BURNING WASTE. This is a waste-to-energy incineration plant in Hesse, Germany. Photo by Norbert Nagel from Wikimedia Commons 

Incineration was also seen as viable for countries like China, Thailand, and Vietnam. This involves the burning of plastic to generate electricity.

But this was also the most controversial option because countries like the Philippines have laws that ban incineration. The study recognized that while modern incinerating equipment can keep emissions within safe standards, older technology can still emit worrisome amounts of heavy metals and other toxins.

But whether incineration, gasification, or pyrolysis, waste treatment options are complex because they are in various stages of development and their viability would depend on national circumstances, says the study. 

5. Manually sort waste for recycling or conversion to refuse-derived fuel (RDF)
SORTING. This materials recovery facility in Pampanga sorts garbage for recycling. Photo by Pia Ranada/Rappler
SORTING. This materials recovery facility in Pampanga sorts garbage for recycling. Photo by Pia Ranada/Rappler 

This method is recommended for rural areas where the amount of waste collected from households is not enough to fill gasification or incineration facilities. 

Here, the garbage can be sorted according to the value of the plastic waste. High-value plastic waste like PET bottles can be sold to recycling companies or reused in many ways. Low-value plastic waste can be shredded and pelletized to make industrial fuel for cement-kilns of cement-manufacturing companies. 

– Rappler.com

Technology has hurt our oceans, but we can also harness it to reverse the damage

Published in The Guardian, Friday 9 October 2015 by Catherine A Novelli

The ocean is being depleted of critical fish stocks, choked with discarded plastic and made increasingly acidic, and it’s our fault – but we can find the solution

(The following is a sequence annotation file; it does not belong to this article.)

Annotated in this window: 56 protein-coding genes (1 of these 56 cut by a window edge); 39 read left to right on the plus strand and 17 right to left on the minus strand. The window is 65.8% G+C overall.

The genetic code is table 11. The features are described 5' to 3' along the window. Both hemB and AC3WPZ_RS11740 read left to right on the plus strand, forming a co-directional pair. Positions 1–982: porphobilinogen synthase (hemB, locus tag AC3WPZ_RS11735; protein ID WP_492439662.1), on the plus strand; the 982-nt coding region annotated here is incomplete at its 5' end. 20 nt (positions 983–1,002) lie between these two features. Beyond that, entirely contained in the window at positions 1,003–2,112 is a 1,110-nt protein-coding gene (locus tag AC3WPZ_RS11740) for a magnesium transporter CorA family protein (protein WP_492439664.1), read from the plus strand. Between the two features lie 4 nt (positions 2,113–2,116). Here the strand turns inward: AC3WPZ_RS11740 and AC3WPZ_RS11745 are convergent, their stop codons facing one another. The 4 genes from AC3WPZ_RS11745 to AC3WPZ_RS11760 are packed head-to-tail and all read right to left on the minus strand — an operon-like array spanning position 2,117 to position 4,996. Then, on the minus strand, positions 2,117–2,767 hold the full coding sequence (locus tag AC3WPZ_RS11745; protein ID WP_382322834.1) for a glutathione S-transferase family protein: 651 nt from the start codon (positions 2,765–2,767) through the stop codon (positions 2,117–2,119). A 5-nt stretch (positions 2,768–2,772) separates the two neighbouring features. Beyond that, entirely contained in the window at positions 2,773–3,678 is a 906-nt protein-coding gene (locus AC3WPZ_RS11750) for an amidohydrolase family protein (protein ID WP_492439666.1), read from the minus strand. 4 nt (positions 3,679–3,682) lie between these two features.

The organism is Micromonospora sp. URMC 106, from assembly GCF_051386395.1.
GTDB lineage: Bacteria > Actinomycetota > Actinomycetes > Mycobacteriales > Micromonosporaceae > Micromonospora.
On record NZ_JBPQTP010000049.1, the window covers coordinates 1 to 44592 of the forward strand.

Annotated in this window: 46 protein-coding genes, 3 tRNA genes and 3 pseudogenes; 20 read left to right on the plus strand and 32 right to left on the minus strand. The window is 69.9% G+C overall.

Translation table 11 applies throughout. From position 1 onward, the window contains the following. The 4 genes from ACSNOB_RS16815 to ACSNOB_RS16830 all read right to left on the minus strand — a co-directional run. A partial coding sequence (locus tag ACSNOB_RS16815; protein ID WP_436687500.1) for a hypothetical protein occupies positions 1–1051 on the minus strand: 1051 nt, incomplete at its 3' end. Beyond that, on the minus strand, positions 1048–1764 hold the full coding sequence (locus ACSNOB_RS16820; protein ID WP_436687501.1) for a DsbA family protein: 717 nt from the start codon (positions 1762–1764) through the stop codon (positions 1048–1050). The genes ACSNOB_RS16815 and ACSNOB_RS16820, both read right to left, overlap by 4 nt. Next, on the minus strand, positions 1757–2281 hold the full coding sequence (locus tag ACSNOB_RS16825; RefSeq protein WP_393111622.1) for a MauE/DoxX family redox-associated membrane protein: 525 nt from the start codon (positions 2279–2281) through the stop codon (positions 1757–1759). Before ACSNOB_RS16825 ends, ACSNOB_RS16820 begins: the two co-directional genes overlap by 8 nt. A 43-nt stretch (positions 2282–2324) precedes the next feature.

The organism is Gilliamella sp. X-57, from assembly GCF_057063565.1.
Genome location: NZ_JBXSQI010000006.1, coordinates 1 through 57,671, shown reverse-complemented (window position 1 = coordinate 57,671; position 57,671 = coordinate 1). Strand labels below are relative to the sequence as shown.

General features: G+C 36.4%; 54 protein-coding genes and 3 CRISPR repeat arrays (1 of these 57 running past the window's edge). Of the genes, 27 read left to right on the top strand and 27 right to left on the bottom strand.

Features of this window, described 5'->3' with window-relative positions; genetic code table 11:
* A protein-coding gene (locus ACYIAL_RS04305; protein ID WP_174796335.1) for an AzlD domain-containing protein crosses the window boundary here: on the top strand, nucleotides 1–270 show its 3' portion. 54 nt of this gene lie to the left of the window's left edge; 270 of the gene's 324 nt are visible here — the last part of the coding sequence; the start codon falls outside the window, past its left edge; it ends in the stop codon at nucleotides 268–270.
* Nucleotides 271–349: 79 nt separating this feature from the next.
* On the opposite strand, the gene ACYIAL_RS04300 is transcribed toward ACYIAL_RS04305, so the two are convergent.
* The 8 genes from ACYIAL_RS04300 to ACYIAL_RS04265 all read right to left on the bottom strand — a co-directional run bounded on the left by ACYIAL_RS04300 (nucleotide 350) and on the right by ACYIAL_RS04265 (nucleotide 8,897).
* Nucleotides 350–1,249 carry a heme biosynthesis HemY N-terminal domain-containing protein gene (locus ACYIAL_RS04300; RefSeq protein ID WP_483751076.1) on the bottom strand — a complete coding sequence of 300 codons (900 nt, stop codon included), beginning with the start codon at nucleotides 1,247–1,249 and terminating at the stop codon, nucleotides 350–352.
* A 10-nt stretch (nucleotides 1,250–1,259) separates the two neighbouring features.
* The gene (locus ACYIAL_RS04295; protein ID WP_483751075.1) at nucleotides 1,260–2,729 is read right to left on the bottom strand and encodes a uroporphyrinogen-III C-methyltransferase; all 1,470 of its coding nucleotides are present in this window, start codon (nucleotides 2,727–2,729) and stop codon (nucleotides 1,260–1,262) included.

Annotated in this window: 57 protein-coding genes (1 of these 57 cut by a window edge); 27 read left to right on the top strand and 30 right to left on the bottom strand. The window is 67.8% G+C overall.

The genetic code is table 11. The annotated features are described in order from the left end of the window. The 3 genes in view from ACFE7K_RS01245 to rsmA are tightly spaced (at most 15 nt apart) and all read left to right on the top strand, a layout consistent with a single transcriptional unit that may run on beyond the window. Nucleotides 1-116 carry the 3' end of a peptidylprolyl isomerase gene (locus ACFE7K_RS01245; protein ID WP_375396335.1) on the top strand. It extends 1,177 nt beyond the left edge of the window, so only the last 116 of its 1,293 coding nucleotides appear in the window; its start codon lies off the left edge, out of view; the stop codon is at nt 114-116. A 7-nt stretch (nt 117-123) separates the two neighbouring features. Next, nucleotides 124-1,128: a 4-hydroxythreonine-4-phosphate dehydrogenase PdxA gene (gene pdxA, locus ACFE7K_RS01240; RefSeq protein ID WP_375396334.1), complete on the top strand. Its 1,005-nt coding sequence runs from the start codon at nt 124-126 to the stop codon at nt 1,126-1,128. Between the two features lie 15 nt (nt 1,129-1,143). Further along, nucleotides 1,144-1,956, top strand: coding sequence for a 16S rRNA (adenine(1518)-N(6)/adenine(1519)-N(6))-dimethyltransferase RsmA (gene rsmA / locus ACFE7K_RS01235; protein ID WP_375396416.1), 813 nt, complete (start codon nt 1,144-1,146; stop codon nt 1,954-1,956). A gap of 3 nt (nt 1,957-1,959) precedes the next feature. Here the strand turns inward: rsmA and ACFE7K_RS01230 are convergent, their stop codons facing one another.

The ocean is being depleted of critical fish stocks, choked with discarded plastic and made increasingly acidic from increased carbon emissions absorbed from the air. If things continue as they are, experts estimate that by 2025 there will be a ton of plastic in the ocean for every three tons of fish.

It doesn’t have to be like that. We can stop the flow of plastic into the ocean and move away from disposable plastics altogether using a variety of technological and scientific innovations.

One example is the Marine Debris Tracker, a free app developed by the National Oceanic and Atmospheric Administration and the University of Georgia. It allows people to report when they see litter in waterways or coastlines. The crowd sourced data is then plotted on maps to show areas most in need of clean up.

As for the plastic itself, companies are finding profitable ways to reuse it or replace it entirely. For example, US-based MHG uses microbial bacteria and canola oil to make safe, biodegradable products like food containers, bottles and fishing line.

It’s harder to visualize ocean acidification from carbon absorption – though its effects may become increasingly apparent. The ocean is 30% more acidic than it was before the Industrial Revolution, which has dramatic implications for marine ecosystems that we are only just beginning to understand.